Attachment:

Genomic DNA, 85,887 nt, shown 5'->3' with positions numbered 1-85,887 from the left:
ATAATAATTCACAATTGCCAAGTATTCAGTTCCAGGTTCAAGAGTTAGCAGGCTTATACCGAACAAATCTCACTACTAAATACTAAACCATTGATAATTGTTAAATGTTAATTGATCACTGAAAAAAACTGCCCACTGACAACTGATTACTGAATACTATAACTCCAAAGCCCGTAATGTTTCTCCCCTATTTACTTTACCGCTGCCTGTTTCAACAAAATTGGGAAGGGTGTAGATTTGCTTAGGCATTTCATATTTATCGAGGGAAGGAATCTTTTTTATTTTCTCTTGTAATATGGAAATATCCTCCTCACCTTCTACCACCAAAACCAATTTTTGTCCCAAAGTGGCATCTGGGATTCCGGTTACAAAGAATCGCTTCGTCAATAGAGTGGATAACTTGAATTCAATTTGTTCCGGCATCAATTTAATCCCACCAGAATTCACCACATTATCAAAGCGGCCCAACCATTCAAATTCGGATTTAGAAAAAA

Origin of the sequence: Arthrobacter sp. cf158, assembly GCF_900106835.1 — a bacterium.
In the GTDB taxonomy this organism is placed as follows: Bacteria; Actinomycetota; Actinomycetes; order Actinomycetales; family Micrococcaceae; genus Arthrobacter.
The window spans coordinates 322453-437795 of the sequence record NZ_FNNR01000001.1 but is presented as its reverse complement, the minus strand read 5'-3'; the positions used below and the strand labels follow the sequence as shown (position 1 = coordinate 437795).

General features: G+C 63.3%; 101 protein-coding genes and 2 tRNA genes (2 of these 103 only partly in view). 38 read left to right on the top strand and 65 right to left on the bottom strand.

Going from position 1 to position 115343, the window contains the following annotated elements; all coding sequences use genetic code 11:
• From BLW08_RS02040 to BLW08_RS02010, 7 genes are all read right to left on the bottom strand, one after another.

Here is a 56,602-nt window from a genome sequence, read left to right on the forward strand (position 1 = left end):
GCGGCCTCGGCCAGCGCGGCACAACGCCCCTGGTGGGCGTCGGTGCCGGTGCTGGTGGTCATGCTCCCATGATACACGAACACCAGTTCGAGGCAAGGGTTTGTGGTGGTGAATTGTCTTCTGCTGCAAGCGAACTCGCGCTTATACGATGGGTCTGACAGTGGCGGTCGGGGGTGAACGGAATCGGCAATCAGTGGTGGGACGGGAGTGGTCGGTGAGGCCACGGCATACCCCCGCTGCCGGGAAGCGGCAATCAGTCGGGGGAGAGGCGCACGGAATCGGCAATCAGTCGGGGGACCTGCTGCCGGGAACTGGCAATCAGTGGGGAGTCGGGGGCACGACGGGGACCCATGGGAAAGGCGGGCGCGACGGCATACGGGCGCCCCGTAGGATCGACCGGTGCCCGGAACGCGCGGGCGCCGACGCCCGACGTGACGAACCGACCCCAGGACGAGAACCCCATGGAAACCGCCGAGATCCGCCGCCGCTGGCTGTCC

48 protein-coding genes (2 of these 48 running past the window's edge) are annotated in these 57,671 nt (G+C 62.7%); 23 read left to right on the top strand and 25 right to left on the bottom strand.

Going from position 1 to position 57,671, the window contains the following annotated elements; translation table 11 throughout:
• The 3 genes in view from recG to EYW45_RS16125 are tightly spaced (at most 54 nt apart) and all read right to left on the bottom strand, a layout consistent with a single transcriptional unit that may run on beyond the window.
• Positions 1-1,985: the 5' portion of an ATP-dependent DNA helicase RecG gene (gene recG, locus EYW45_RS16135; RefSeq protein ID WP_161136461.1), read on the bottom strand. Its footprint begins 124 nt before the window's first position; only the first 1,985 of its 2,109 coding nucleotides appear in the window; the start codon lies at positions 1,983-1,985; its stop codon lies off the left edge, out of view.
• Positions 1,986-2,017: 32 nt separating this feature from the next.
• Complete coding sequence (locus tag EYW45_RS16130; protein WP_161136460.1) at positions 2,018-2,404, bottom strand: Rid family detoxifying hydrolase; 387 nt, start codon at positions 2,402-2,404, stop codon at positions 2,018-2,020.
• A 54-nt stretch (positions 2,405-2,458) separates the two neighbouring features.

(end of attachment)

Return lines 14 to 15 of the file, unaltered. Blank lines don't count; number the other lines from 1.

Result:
• Positions 1-1,985: the 5' portion of an ATP-dependent DNA helicase RecG gene (gene recG, locus EYW45_RS16135; RefSeq protein ID WP_161136461.1), read on the bottom strand. Its footprint begins 124 nt before the window's first position; only the first 1,985 of its 2,109 coding nucleotides appear in the window; the start codon lies at positions 1,983-1,985; its stop codon lies off the left edge, out of view.
• Positions 1,986-2,017: 32 nt separating this feature from the next.